Pregnancy

Check with a pharmacist or family doctor to ensure you obtain the safest option during your pregnancy.

 

Tips to take away!

Prevention is the best approach to avoiding motion sickness – so plan ahead!

 

 

 

 

by TravelSafe Clinic TravelSafe Clinic No Comments

Really Big Fish, Richard Dreyfuss and the Truth About Water Safety

“I think we’re gonna need a bigger boat.”

 

That iconic line from the 1970’s film, Jaws, struck fear into the hearts of beach goers and swimming enthusiasts the world over! The movie’s tagline, “you’ll never go in the water again,” genuinely scared moviegoers into avoiding the water in fear of being eaten by over sized fish!

Realistically, attacks from angry, man-eating sharks were the least of their worries. The actual statistics regarding shark-related fatalities are minuscule compared to the number of people who are injured or killed every year in water-related accidents.

It isn’t Jaws we need to be scared of, but our own lack of preparation and water safe knowledge (and in my case, taking off my shirt in public after a winter of not working out once!).

With this in mind, here is some water-safe information that will help you stay safe this summer as you head out on the water!

 

Keep Your Children Water-Safe

Children need to be supervised constantly around water. Whether they are wading in a pool, beach, or lake, it’s important to always be within reach.

Young children can drown in less than 2 inches of water, which is the reason they need to be supervised at all times, regardless the depth of water.

Supervisors of children should be proficient swimmers and have knowledge of First Aid.

It is also recommended that any child over the age of 4, learn how to swim. In fact, children over the age of 1 will benefit from taking swimming lessons from qualified instructors.

Make sure to buy proper-fitting flotation devices and have your children wear them when near or in the water. Check the weight and size recommendations on the label and have your children try it on before heading to the water.

Sunscreen is a must. Make sure that your children are wearing a high SPF (40 to 50) and waterproof sunscreen. As they are most likely getting in and out of the water, ensure that they are re-applying often.

 

Stay Current on Currents

Rip currents are very dangerous and are responsible for many deaths every year. The best way to stay safe at the beach is to only swim in the ocean if there is a designated lifeguard present. Rip currents can form in any large open water area, such as low spots and breaks in sandbars.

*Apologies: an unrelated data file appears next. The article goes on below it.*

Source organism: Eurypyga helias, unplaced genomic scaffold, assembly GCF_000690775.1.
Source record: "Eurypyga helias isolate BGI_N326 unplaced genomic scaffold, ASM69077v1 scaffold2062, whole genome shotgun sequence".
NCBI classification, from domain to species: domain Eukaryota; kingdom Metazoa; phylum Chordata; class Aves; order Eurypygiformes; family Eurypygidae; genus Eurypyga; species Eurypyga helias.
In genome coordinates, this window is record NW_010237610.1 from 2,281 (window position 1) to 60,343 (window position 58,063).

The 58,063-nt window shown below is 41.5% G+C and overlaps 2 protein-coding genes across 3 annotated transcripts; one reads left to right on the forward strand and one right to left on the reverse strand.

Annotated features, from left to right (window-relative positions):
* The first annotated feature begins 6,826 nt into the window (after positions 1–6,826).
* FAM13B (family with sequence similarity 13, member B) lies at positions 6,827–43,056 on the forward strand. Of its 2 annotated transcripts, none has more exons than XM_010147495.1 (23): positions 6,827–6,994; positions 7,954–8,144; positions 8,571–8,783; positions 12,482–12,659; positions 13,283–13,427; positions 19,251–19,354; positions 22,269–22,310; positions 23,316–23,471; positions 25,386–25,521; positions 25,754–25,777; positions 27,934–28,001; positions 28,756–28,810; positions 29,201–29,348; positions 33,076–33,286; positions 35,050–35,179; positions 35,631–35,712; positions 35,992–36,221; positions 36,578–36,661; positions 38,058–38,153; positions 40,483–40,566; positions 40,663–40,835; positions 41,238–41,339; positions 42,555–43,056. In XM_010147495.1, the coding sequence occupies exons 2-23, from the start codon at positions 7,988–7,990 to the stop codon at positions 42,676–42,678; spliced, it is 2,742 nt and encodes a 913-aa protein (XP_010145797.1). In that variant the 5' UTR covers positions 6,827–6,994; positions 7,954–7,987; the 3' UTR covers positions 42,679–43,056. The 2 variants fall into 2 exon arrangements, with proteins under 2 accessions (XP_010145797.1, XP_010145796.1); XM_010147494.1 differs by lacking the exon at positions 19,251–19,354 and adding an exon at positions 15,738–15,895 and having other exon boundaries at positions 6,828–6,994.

Below are some rip current safety tips you can follow, provided by the Red Cross:

  • If you are caught in a rip current, stay calm and don’t fight the current.
  • Swim parallel to the shore until you are out of the current. Once you are free, turn and swim toward shore.
  • If you can’t swim to the shore, float or tread water until you are free of the rip current and then head toward shore.
  • If you feel you can’t make it to the shore, draw attention to yourself by waving and calling for help.
  • Stay at least 100 feet away from piers and jetties. Permanent rip currents often exist near these structures.
  • If someone is in trouble in the water, get help from a lifeguard. If a lifeguard is not available, have someone call 9-1-1.Throw the victim something that floats – a lifejacket, cooler, inflatable ball and yell instructions on how to escape the current.
  • When at the beach, check conditions before entering the water. Check to see if any warning flags are up or ask a lifeguard about water conditions, beach conditions, or any potential hazards.

 

Drinking and Swimming

There is one main rule when it comes to drinking and swimming. Don’t. Quite simply, water and alcohol do not mix (in the ocean or in your wine spritzer). Here’s why:

  • Alcohol in your system can lure you into a false sense of security when swimming
  • Your senses will become impaired, which can lead to risk-taking behaviour in the water
  • You may experience disorientation and confusion, as alcohol reduces the rate at which your brain can process information
  • Your sense of distance and direction will be altered, leaving you vulnerable to changing currents when river or sea swimming
  • The alcohol in your bloodstream will cause your body temperature to drop, which could result in hypothermia if you become stranded